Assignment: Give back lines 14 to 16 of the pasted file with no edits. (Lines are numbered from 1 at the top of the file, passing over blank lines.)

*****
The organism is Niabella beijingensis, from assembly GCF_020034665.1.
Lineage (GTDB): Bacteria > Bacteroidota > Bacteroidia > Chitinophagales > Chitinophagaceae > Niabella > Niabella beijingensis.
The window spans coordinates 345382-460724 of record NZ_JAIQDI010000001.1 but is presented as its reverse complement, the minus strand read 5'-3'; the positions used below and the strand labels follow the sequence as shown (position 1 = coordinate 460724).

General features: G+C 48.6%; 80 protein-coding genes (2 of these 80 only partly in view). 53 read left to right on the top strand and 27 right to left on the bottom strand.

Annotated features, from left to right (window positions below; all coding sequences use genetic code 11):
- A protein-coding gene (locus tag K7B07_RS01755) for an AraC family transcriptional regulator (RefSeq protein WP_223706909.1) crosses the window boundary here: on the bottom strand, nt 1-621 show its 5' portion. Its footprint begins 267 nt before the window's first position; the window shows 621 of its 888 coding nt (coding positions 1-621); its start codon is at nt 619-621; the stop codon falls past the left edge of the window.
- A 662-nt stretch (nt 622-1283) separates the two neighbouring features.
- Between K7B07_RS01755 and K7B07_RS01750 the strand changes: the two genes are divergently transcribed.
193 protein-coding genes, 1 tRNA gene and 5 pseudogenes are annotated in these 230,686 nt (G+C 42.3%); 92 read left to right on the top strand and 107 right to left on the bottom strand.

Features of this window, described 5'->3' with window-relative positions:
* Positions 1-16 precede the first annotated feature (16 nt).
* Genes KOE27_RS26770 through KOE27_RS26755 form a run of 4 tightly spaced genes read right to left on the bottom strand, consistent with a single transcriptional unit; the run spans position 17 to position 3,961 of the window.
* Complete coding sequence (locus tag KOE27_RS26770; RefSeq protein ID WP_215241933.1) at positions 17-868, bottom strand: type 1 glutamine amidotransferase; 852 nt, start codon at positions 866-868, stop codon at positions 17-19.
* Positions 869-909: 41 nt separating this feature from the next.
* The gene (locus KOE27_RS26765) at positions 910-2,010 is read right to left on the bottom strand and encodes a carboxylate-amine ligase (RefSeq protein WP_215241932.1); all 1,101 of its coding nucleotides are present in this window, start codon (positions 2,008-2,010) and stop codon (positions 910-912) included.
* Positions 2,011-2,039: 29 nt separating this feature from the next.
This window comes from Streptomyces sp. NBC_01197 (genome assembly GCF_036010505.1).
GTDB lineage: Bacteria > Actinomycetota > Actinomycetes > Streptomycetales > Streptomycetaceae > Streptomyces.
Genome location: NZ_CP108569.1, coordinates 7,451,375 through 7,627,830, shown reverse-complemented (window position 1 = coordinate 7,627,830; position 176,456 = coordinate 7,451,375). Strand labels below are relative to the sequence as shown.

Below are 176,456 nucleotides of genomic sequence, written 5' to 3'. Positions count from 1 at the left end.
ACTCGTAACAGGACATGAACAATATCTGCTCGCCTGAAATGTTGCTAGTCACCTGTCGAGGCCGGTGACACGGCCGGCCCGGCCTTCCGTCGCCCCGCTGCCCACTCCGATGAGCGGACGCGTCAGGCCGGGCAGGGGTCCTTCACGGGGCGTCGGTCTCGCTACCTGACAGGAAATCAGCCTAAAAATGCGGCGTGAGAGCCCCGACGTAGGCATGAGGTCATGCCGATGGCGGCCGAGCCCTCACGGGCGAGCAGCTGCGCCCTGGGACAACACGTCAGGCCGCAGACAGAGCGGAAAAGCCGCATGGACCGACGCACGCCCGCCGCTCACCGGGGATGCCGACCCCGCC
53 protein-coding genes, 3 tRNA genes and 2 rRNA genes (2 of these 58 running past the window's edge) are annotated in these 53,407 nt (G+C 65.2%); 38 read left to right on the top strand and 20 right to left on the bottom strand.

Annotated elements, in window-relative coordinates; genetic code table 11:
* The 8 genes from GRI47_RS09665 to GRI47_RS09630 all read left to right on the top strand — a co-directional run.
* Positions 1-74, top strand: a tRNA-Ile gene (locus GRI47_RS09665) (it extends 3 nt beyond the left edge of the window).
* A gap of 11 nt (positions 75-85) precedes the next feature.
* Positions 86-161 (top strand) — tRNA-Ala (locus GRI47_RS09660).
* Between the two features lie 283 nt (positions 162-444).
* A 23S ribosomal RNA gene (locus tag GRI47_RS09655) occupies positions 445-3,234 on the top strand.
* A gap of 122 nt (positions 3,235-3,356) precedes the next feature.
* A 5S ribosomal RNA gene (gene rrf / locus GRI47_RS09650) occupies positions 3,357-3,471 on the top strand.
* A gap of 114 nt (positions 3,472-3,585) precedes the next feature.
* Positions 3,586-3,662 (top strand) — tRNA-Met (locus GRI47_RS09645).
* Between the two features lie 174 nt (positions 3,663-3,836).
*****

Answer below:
* Positions 869-909: 41 nt separating this feature from the next.
* The gene (locus KOE27_RS26765) at positions 910-2,010 is read right to left on the bottom strand and encodes a carboxylate-amine ligase (RefSeq protein WP_215241932.1); all 1,101 of its coding nucleotides are present in this window, start codon (positions 2,008-2,010) and stop codon (positions 910-912) included.
* Positions 2,011-2,039: 29 nt separating this feature from the next.